Wednesday, September 12, 2012

CFP: Interiority in Eighteenth- and Nineteenth-Century Britain: Beyond Subjectivity (12/15/2012; 4/3/2013)

Rutgers British Studies Center, April 12, 2013

The potential for discovery of what is or was “interior” fires the curiosity of scholars of British history and culture, whether the subject of investigation is the parlor of a middle-class Victorian family or the emotional life of an eighteenth-century Methodist.  The Rutgers British Studies Center will hold a one-day interdisciplinary conference on April 12, 2013 at Rutgers University in New Brunswick, New Jersey on interiority in eighteenth- and nineteenth-century Britain.  Broadly understood, "interiority" might include any topic that concerns mental or material phenomena that are conceived to be interior, internal, inner, or inward, often but by no means always in explicit distinction from what is exterior, external, outer, or outward. We encourage topics that in some fashion reflect on historical changes in the concept of interiority.

Below we suggest five broad topics that should provide a general sense of the range of papers that are relevant to the theme of the conference. In two or three weeks we’ll issue a second call for papers with an extended list of suggested sub-topics that fall under these broad ones.  Alternatively, this can be accessed by visiting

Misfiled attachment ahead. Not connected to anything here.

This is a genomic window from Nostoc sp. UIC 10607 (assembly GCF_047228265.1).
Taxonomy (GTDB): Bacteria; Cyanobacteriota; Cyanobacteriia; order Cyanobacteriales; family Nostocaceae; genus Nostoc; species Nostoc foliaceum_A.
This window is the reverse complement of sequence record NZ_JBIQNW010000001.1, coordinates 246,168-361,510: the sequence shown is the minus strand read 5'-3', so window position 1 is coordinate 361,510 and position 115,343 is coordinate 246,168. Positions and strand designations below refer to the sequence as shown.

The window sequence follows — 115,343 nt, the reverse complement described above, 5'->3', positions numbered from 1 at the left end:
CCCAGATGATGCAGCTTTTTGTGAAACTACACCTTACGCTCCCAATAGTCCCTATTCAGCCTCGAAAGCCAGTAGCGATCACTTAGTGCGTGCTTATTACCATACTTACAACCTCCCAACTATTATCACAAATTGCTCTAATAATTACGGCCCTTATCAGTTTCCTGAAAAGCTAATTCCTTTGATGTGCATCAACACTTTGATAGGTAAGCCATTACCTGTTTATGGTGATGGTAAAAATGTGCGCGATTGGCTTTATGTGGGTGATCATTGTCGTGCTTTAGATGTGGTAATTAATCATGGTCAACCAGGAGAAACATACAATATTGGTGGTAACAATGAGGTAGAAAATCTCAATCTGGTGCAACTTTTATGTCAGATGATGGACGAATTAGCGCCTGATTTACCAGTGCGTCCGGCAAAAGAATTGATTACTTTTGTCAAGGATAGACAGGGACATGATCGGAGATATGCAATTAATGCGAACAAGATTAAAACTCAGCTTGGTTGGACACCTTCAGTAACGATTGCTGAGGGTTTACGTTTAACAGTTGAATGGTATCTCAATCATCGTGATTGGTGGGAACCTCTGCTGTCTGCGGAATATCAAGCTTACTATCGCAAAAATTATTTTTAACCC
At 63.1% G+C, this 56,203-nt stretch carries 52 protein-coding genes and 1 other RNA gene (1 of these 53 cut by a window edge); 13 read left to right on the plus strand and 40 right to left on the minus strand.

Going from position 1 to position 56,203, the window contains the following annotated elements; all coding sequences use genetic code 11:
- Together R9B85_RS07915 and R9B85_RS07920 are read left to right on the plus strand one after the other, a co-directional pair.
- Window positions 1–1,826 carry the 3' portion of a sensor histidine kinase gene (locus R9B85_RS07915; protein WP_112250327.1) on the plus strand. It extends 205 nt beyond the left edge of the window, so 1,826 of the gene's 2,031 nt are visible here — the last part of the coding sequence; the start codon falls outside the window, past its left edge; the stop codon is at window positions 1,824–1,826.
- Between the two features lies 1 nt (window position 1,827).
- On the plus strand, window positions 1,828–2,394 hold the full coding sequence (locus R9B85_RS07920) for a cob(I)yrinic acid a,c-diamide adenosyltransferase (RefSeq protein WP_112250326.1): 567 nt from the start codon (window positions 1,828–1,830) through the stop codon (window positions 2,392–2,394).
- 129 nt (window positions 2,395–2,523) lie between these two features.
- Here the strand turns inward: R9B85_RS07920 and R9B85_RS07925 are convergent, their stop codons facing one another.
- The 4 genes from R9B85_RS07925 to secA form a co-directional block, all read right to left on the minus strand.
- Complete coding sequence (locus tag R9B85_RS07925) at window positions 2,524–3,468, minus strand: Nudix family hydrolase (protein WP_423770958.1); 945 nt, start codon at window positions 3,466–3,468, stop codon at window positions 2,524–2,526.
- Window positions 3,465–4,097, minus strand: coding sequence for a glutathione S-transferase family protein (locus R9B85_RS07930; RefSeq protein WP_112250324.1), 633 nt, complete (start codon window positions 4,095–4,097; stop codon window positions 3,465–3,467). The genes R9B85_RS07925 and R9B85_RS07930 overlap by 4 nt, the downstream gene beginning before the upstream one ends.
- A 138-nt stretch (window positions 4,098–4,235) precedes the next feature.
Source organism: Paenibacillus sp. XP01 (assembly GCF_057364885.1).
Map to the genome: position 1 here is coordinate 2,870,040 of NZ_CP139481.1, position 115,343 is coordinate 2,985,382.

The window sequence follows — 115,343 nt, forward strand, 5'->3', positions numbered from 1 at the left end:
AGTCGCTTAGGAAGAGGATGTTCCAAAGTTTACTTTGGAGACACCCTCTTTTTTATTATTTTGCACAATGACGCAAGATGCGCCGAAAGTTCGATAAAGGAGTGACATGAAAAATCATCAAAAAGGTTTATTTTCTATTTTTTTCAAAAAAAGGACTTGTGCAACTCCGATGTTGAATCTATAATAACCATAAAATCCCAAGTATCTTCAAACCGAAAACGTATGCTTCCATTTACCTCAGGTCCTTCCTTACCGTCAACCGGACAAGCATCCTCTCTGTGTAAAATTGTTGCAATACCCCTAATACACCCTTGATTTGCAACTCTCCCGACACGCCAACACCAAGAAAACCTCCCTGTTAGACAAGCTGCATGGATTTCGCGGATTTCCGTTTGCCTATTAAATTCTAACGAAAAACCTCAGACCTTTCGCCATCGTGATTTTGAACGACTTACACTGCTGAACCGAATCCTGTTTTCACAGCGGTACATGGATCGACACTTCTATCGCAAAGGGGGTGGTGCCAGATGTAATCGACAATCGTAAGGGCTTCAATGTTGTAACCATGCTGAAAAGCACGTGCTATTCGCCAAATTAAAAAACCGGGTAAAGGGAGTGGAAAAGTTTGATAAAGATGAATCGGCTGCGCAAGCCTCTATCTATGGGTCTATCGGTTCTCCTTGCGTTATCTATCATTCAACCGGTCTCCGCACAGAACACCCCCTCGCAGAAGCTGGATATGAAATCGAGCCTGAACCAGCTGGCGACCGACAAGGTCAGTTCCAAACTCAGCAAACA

Why “beyond subjectivity”?  A great deal of excellent work has been done in these period fields on the idea of interiority as psychological subjectivity. We value this work. At the same time—and with no intention of proscribing papers  that thoughtfully extend it —we’re  especially interested in papers that go beyond this focus and that allow relations and correlations to be drawn between different senses of interiority. In this spirit we also aim to bring together a range of interdisciplinary scholarship.

We invite those interested to submit proposals of about 250 words by December 15, 2012 to Kathryn Yeniyurt at


  • Emotional/Experiential
  • Persons and the Interpersonal
  • Bodily/Physical
  • Architectural Spaces
  • Geographical Spaces